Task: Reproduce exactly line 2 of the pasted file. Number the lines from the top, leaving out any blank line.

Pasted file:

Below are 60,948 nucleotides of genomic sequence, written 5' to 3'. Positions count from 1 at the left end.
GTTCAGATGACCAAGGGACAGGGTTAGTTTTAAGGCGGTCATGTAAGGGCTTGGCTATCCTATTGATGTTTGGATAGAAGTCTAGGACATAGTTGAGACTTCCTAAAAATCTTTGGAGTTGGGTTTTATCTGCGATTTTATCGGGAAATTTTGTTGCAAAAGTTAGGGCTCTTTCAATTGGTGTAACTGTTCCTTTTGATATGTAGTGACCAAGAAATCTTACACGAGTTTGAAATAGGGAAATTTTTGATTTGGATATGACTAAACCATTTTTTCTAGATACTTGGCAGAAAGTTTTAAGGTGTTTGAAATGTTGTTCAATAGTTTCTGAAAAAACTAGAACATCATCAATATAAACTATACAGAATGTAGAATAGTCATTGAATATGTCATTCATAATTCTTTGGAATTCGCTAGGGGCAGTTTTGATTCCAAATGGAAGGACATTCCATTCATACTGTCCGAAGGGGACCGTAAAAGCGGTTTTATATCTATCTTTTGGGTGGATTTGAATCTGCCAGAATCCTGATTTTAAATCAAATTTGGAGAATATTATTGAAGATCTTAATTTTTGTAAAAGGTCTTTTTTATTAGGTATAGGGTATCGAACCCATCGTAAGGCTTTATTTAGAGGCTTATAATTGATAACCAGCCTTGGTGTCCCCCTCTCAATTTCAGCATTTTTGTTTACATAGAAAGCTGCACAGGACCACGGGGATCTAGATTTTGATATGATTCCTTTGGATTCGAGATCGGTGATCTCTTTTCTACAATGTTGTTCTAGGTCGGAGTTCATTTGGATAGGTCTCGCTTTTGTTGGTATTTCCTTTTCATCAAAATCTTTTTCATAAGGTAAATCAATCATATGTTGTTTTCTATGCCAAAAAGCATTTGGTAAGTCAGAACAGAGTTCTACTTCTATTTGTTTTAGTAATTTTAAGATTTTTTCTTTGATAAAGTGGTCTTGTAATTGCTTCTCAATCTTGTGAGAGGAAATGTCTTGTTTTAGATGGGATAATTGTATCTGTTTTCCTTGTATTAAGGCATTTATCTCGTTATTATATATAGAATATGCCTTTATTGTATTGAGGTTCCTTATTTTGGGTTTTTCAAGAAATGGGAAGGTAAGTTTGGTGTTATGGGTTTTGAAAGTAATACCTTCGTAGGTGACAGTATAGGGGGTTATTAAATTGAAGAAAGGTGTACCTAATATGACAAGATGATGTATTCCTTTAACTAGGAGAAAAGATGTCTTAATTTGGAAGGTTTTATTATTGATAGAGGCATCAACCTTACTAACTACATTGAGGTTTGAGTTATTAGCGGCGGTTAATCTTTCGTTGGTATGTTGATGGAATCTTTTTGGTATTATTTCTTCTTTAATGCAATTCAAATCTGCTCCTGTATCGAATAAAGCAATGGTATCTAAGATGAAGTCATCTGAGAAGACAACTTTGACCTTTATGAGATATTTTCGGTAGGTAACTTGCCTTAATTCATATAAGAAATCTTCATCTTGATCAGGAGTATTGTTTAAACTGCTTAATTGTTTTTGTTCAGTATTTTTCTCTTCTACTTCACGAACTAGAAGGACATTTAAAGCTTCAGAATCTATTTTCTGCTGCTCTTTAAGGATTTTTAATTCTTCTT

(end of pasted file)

GTTCAGATGACCAAGGGACAGGGTTAGTTTTAAGGCGGTCATGTAAGGGCTTGGCTATCCTATTGATGTTTGGATAGAAGTCTAGGACATAGTTGAGACTTCCTAAAAATCTTTGGAGTTGGGTTTTATCTGCGATTTTATCGGGAAATTTTGTTGCAAAAGTTAGGGCTCTTTCAATTGGTGTAACTGTTCCTTTTGATATGTAGTGACCAAGAAATCTTACACGAGTTTGAAATAGGGAAATTTTTGATTTGGATATGACTAAACCATTTTTTCTAGATACTTGGCAGAAAGTTTTAAGGTGTTTGAAATGTTGTTCAATAGTTTCTGAAAAAACTAGAACATCATCAATATAAACTATACAGAATGTAGAATAGTCATTGAATATGTCATTCATAATTCTTTGGAATTCGCTAGGGGCAGTTTTGATTCCAAATGGAAGGACATTCCATTCATACTGTCCGAAGGGGACCGTAAAAGCGGTTTTATATCTATCTTTTGGGTGGATTTGAATCTGCCAGAATCCTGATTTTAAATCAAATTTGGAGAATATTATTGAAGATCTTAATTTTTGTAAAAGGTCTTTTTTATTAGGTATAGGGTATCGAACCCATCGTAAGGCTTTATTTAGAGGCTTATAATTGATAACCAGCCTTGGTGTCCCCCTCTCAATTTCAGCATTTTTGTTTACATAGAAAGCTGCACAGGACCACGGGGATCTAGATTTTGATATGATTCCTTTGGATTCGAGATCGGTGATCTCTTTTCTACAATGTTGTTCTAGGTCGGAGTTCATTTGGATAGGTCTCGCTTTTGTTGGTATTTCCTTTTCATCAAAATCTTTTTCATAAGGTAAATCAATCATATGTTGTTTTCTATGCCAAAAAGCATTTGGTAAGTCAGAACAGAGTTCTACTTCTATTTGTTTTAGTAATTTTAAGATTTTTTCTTTGATAAAGTGGTCTTGTAATTGCTTCTCAATCTTGTGAGAGGAAATGTCTTGTTTTAGATGGGATAATTGTATCTGTTTTCCTTGTATTAAGGCATTTATCTCGTTATTATATATAGAATATGCCTTTATTGTATTGAGGTTCCTTATTTTGGGTTTTTCAAGAAATGGGAAGGTAAGTTTGGTGTTATGGGTTTTGAAAGTAATACCTTCGTAGGTGACAGTATAGGGGGTTATTAAATTGAAGAAAGGTGTACCTAATATGACAAGATGATGTATTCCTTTAACTAGGAGAAAAGATGTCTTAATTTGGAAGGTTTTATTATTGATAGAGGCATCAACCTTACTAACTACATTGAGGTTTGAGTTATTAGCGGCGGTTAATCTTTCGTTGGTATGTTGATGGAATCTTTTTGGTATTATTTCTTCTTTAATGCAATTCAAATCTGCTCCTGTATCGAATAAAGCAATGGTATCTAAGATGAAGTCATCTGAGAAGACAACTTTGACCTTTATGAGATATTTTCGGTAGGTAACTTGCCTTAATTCATATAAGAAATCTTCATCTTGATCAGGAGTATTGTTTAAACTGCTTAATTGTTTTTGTTCAGTATTTTTCTCTTCTACTTCACGAACTAGAAGGACATTTAAAGCTTCAGAATCTATTTTCTGCTGCTCTTTAAGGATTTTTAATTCTTCTT